March 26, 2014
“We’ve come a long way in the last 18 months: from foam core prototypes built in a garage to an incredible community of active and talented developers with more than 75,000 development kits ordered.
“In the process, we’ve… read more
The researchers studied 19 groups of mammals that either are extinct or in decline from a past peak in diversity, as in the case of horses, elephants, rhinos and others.
The “Red Queen” hypothesis
The study was conducted… read more
Dubai Holding plans to build the world’s largest domed city: Mall of the World, in Dubai. The temperature-controlled city (also a first) will occupy a total area of 48 million square feet — the largest indoor theme park in the world. It will be covered by a glass dome that will be open during the winter months.
The project will also house the largest shopping mall in the world,… read more
Over the past few years, some researchers have been adding a bit of down time to their study protocols, Nature News reports. While subjects are still lying in the functional magnetic resonance imaging (fMRI) scanners, the researchers ask them to try to empty their minds. The aim is to find out what happens when the brain simply idles. And the answer is: quite a lot.
Some circuits… read more
Researchers at the University of Paris and colleagues fed the molecule fullerene (C60 or “buckyballs”) dissolved in olive oil to rats and found it almost doubles their lifespan, with no chronic toxicity.
The results suggest that the effect of C60, an antioxidant, on lifespan is mainly due to the attenuation of age-associated increases in oxidative stress, according to the researchers.
Pharmacokinetic studies show that dissolved C60 is absorbed by the gastro-intestinal tract and… read more
The decision by the United States and Israel to develop and then deploy the Stuxnet computer worm against an Iranian nuclear facility late in George W. Bush’s presidency marked a significant and dangerous turning point in the gradual militarization of the Internet, says Misha Glenny, a visiting professor at the Columbia University School of International and Public Affairs, and the author of DarkMarket: Cyberthieves, Cybercops… read more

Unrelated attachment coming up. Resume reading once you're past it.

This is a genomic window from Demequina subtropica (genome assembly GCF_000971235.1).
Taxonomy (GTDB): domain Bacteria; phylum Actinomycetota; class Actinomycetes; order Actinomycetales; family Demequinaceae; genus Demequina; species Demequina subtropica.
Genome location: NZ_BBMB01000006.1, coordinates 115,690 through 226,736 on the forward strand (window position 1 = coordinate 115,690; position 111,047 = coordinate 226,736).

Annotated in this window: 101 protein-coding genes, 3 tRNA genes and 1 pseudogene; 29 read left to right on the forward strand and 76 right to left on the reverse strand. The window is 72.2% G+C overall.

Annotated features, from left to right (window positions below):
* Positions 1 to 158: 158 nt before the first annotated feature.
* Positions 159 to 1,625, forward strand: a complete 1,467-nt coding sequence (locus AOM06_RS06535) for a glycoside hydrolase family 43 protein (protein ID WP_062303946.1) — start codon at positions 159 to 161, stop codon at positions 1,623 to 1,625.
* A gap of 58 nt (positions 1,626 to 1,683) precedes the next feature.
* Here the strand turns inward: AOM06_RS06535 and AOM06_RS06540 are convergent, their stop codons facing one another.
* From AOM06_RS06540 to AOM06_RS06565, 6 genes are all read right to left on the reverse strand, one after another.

Could the brain be using electromagnetic fields to communicate between hemispheres — the electromagnetic field theory of consciousness proposed by Johnjoe McFadden (School of Biomedical and Life Sciences, University of Surrey)?
Neuroscientists at the California Institute of Technology (Caltech) have made a puzzling finding: people born without a corpus callosum (which links the two hemispheres of the brain) — a condition called agenesis… read more
How easy would it be to monitor the movement of everyone on the street by a private citizen with a few hundred dollars to spare?
Brendan O’Connor, 27, bought some plastic boxes and stuffed them with a $25, credit-card size Raspberry Pi Model A computer and a few over-the-counter sensors, including Wi-Fi adapters, The New York Times reports.
He connected each of those boxes to a… read more
The invention of the motion picture enabled visual storytelling and at a mass scale unimaginable before.
The equivalent to that moment is happening right now with the advent of wearable computing. These wearable technologies like Google’s glasses that project information right where a person is looking will have the same effect on smartphones and computers as… read more
Their compound, which is intended to repair brain damage that has already occurred, is a significant departure from current Alzheimer’s treatments, which either slow the process of cell death or inhibit cholinesterase, an enzyme believed to break down a key neurotransmitter involved in… read more
A space rock several hundred meters across is heading towards our planet and the last-ditch attempt to avert a disaster — an untested mission to deflect it — fails.
This fictional scene of films and novels could well be a reality one day. So the European Space Agency (ESA) is appealing for research ideas to help guide the development of a U.S.-European asteroid deflection mission… read more
The Human Race to the Future: What Could Happen — and What to Do, by Dr. Daniel Berleant (388 pages), the first book published by the Lifeboat Foundation, is available free (Kindle version) to KurzweilAI readers on July 8 as a one-day promo.
A non-fiction book verging on science fiction, its imaginative future scenarios include colonizing the planet Mercury (it has water at the poles), GPS-enabled… read more
Four research groups have announced progress on a quantum-computing proposal made two years ago by MIT researchers.
In early 2011, two theoretical computer scientists at MIT proposed an optical experiment that would harness the weird laws of quantum mechanics to perform a computation impossible on conventional computers.
Commenting at the time, Terry Rudolph, a quantum-computing researcher at Imperial College London said that the experiment… read more
Two European Physical Journal D papers challenge established wisdom about the nature of vacuum.
In one paper, Marcel Urban from the University of Paris-Sud and colleagues identified a quantum-level mechanism for interpreting vacuum as being filled with pairs of virtual particles with fluctuating energy values.
As a result, the inherent characteristics of vacuum, such as the speed of light, may not be a constant… read more